Rule 2:

The value of the property is based upon what the property might be expected to realise if sold in the open market by a willing seller. In most circumstances the open market value will be based on the existing use of the property, provided proper consents are in place.

The property may have potential for development if planning permission for that development could be obtained. If the Scottish Ministers accept the property has development potential then this will be taken into account in assessing compensation. If the Scottish Ministers do not accept that your property has development potential then you can apply to your local planning authority for a Certificate of Appropriate Alternative Development. This will determine whether or not your proposed development may have received planning permission had the scheme not gone ahead. The rules governing such an application are linked to planning law and are complex and outwith the scope of this guidance. You should refer any query on this aspect to your professional advisor or your local planning authority.

Rule 3:

This rule applies in special circumstances where certain uses of property can only be undertaken by a statutory authority. In assessing compensation no account is taken of these special circumstances.

Rule 4:

Any increase in the value of property which is attributable to a use of the property which is unlawful or detrimental to the health of the occupants of the premises or to public health, is not taken into account.

Rule 5:

It may not be possible to arrive at a market value where the property to be purchased is (and but for the Bill would continue to be) devoted to a purpose for which there is no general demand or market (e.g. a church). In such circumstance, compensation may be assessed on the basis of how much it would cost to reinstate the facility elsewhere.

Rule 6:

The provisions of Rule 2 do not affect the assessment of compensation for disturbance or any other matter not directly based on the value of the property. The compensation you receive, therefore, may not only reflect the open market value of your property, but may also take into account the value of related effects, as described in the paragraphs 4.7 to 4.18.

Value of related effects – Severance and other injurious affection

4.7 Severance is where only part of your property is purchased for the scheme. Compensation may be payable for the adverse physical effects the severance has on the remainder of your property, e.g. the purchase of part of your property may result in the loss of access to the remainder.

4.8 In circumstances where you consider the effect of severance on the remainder of your property is particularly severe, then you may be entitled to serve a notice of objection to severance. If successful the Scottish Ministers would be required to purchase the whole of your property.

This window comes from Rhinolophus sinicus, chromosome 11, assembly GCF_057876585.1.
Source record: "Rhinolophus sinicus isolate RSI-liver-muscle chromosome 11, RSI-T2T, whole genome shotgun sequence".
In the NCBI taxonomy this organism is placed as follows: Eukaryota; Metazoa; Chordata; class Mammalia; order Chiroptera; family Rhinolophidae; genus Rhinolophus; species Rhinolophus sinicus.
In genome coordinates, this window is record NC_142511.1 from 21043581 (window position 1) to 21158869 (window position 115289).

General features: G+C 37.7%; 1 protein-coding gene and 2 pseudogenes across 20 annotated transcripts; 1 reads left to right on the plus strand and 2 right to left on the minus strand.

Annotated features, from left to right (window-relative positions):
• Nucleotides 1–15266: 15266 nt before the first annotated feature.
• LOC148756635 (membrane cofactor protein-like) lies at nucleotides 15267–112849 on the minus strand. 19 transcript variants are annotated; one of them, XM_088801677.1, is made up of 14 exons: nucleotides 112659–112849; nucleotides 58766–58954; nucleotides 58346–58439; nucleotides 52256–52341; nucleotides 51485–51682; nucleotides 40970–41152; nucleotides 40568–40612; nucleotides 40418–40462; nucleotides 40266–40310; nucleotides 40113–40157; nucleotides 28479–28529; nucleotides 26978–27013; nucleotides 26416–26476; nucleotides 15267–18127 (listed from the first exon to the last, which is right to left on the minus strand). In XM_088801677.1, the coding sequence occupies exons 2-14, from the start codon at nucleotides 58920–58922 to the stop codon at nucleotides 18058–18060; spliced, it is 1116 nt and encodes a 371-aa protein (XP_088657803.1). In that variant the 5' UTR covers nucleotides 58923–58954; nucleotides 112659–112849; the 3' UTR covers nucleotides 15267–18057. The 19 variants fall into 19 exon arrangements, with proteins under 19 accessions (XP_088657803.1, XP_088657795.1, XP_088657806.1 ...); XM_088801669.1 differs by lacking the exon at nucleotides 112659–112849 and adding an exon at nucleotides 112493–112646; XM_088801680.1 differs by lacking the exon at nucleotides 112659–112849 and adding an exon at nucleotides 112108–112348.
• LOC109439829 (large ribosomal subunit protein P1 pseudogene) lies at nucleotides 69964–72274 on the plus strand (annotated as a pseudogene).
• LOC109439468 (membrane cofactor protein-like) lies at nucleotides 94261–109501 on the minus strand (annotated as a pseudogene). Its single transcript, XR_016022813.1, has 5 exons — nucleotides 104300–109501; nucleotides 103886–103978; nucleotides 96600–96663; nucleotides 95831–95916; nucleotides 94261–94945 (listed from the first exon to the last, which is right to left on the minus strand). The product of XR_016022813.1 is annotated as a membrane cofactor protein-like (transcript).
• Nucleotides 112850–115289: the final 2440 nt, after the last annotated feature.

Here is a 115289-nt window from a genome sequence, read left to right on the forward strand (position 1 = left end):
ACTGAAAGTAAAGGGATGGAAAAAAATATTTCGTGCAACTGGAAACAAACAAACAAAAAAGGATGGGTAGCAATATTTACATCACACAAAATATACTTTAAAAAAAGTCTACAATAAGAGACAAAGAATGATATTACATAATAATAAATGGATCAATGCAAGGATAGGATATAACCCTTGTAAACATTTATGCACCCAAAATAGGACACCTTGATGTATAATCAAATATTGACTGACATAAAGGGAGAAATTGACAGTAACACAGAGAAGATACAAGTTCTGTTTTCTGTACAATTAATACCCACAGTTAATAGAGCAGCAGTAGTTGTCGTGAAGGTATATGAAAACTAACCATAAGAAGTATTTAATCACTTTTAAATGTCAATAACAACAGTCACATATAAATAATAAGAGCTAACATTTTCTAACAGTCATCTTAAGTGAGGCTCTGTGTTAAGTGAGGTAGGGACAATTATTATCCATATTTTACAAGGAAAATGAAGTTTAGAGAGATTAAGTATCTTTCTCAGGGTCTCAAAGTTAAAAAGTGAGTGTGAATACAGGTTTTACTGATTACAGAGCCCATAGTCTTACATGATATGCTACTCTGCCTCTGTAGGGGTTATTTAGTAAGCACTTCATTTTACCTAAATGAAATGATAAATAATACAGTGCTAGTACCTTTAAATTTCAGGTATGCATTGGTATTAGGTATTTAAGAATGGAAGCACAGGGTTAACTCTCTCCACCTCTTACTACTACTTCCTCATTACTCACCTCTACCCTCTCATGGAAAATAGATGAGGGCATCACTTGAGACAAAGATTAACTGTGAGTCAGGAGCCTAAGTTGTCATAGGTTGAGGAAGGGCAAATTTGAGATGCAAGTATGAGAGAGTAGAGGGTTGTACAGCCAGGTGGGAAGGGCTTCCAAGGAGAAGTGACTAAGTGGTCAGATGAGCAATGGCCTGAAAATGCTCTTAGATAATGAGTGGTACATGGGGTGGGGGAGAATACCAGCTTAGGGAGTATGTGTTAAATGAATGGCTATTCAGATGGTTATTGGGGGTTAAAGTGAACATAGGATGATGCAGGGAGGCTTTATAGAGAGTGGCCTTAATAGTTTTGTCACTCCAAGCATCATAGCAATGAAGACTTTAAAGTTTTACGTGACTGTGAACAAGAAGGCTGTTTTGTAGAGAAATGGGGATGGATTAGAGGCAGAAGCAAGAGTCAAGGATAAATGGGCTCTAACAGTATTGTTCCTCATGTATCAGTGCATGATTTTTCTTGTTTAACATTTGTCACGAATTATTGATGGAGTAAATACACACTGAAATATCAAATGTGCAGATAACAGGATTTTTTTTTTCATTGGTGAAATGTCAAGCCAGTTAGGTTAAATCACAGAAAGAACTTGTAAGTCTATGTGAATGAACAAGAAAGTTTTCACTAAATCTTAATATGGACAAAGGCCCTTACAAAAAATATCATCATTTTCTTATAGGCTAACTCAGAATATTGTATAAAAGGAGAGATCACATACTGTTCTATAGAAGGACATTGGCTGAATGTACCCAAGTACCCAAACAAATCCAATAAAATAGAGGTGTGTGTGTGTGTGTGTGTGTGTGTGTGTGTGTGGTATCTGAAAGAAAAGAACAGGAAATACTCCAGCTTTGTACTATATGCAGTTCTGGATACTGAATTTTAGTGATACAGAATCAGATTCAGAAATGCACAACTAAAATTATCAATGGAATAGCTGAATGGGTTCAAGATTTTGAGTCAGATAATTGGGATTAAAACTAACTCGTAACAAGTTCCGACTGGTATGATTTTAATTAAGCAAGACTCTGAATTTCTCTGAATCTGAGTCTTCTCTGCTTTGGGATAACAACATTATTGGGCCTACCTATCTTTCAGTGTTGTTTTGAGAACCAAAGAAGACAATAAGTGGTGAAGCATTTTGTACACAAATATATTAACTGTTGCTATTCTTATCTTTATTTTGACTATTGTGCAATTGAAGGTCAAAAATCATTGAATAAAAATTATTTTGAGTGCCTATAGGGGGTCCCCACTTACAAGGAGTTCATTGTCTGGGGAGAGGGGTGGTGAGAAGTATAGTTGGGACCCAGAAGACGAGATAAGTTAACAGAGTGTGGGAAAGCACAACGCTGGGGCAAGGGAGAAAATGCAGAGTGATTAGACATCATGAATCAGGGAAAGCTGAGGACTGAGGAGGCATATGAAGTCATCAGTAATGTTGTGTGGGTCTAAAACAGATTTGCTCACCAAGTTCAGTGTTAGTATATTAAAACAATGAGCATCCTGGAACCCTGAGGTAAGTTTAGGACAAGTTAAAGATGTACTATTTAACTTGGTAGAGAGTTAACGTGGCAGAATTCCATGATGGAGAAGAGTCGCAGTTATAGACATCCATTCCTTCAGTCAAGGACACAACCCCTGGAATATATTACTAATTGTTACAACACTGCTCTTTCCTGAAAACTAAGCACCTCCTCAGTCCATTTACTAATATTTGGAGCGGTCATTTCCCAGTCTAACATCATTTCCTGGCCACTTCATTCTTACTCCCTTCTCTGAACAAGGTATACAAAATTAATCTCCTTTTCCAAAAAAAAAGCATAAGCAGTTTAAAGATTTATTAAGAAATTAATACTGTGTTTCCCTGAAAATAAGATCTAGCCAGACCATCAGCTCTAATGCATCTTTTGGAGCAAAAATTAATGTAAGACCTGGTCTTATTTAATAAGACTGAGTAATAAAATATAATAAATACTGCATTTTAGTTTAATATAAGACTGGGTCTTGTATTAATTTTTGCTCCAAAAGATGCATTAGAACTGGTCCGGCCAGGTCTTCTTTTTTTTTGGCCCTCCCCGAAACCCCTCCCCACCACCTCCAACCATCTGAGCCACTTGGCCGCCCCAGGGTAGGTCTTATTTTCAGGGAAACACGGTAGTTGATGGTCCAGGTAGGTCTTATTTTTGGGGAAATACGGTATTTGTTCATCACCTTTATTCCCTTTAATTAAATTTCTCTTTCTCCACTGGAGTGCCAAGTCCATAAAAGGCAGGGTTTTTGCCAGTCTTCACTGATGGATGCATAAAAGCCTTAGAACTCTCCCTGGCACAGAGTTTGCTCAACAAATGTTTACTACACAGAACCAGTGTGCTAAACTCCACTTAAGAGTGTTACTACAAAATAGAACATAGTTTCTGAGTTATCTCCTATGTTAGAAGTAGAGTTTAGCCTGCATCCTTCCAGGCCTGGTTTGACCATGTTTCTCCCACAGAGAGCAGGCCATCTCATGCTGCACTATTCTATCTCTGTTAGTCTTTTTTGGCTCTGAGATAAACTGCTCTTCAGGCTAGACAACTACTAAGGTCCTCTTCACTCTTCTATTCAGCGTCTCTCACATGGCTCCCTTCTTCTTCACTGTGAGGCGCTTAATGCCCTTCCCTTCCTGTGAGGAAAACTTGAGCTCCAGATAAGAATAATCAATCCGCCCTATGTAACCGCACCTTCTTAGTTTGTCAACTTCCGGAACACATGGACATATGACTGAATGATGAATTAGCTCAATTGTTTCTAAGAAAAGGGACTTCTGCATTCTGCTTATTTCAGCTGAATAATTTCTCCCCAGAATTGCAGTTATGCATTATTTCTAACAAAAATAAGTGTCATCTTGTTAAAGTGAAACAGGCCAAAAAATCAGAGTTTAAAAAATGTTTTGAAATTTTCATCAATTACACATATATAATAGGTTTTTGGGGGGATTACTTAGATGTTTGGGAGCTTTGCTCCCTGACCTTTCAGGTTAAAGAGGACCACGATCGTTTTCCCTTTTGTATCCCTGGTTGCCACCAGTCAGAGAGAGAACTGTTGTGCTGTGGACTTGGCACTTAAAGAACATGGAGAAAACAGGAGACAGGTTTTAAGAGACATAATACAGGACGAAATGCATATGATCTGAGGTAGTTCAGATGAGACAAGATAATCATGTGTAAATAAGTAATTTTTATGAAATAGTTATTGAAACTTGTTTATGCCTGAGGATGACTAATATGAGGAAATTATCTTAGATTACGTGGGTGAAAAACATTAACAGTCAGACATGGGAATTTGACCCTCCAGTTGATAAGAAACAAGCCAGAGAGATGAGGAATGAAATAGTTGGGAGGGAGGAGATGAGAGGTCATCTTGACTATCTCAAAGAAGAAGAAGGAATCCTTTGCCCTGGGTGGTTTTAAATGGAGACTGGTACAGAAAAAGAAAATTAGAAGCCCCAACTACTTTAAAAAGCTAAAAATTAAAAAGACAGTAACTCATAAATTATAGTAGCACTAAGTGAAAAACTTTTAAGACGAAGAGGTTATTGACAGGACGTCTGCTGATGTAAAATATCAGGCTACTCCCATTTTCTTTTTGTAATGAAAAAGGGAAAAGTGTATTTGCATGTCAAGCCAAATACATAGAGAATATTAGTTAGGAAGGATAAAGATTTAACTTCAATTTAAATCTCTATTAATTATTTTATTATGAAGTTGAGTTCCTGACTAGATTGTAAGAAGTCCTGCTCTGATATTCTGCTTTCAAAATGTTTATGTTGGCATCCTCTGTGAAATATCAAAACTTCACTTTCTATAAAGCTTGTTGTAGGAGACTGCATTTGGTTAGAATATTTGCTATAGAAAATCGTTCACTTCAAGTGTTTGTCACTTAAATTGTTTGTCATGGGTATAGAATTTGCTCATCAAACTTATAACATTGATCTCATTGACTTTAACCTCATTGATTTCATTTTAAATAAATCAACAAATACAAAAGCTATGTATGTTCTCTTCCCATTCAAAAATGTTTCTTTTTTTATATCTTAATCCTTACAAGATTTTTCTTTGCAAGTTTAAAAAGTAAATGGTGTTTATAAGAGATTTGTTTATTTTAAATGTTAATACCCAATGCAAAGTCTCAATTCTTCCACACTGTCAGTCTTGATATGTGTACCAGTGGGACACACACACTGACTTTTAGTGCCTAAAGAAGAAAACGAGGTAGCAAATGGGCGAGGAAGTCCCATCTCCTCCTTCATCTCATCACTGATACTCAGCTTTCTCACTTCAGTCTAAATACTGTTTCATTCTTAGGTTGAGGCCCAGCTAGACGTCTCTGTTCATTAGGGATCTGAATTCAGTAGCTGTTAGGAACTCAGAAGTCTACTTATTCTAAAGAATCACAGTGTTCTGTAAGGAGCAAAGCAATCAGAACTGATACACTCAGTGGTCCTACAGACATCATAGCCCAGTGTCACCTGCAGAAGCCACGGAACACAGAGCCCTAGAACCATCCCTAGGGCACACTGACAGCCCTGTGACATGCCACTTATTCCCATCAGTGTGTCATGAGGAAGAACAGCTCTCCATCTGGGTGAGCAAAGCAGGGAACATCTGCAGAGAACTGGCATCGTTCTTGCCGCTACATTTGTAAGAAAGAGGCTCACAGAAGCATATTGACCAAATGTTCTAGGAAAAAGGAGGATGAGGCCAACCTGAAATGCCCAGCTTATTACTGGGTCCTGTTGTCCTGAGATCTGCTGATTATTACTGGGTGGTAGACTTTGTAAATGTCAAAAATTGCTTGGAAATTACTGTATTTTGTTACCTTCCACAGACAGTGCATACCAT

4.9 There is a strict time limit for formally objecting to severance. The exact time limit depends on factors such as the type of your property and the nature of your interest in it. The time limit can be as short as 28 days. Whatever the extent of the time limit, it starts running from the date you are served with the notice that the Scottish Ministers have made the GVD. If you are concerned about severance you should consult your professional advisor.

4.10 Injurious affection can also arise where only part of your property is purchased for the scheme. Compensation may be payable for any injurious affection, the term used to describe the adverse effects (such as noise and vibration) the road and its construction can have on the remainder of your property.

4.11 Any claim for severance or other injurious affection must be consistent with the remainder of the claim. If you claim compensation based on the potential your property would have had for development, this may have an effect on any claim for severance and injurious affection.

4.12 There may be instances where the scheme does not have an adverse effect on your remaining property. On the other hand the scheme may increase the value of your remaining property. In such circumstances, any compensation will take into account any increase in value of your remaining property.

Disturbance

4.13 The compulsory purchase of your property may involve you in costs or expenses such as removal expenses, loss of goodwill, loss of profits, professional fees etc. These items are generally referred to as disturbance. Any disturbance would be included in your overall compensation but any disturbance element of the claim must be consistent with the remainder of the claim. Compensation will normally only include a payment for disturbance if the value of the property is based on existing use and not its development potential.

Residential property disturbance